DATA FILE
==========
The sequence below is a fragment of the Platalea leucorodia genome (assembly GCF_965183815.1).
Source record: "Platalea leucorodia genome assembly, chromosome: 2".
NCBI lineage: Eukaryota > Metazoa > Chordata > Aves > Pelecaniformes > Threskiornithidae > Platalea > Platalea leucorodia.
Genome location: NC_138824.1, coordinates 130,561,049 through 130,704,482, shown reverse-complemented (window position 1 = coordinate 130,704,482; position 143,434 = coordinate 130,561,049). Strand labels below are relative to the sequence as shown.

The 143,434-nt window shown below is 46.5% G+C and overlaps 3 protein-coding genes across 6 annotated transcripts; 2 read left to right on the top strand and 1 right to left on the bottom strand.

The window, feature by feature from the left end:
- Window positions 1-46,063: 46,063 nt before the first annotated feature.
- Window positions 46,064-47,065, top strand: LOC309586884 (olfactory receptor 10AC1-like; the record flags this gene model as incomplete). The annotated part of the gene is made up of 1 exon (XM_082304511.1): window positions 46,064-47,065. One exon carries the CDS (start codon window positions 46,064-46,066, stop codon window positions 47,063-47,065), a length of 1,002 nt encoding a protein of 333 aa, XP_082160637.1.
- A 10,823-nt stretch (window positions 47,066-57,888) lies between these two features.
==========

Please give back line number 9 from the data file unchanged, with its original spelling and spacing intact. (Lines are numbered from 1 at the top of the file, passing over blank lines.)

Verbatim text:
- A 10,823-nt stretch (window positions 47,066-57,888) lies between these two features.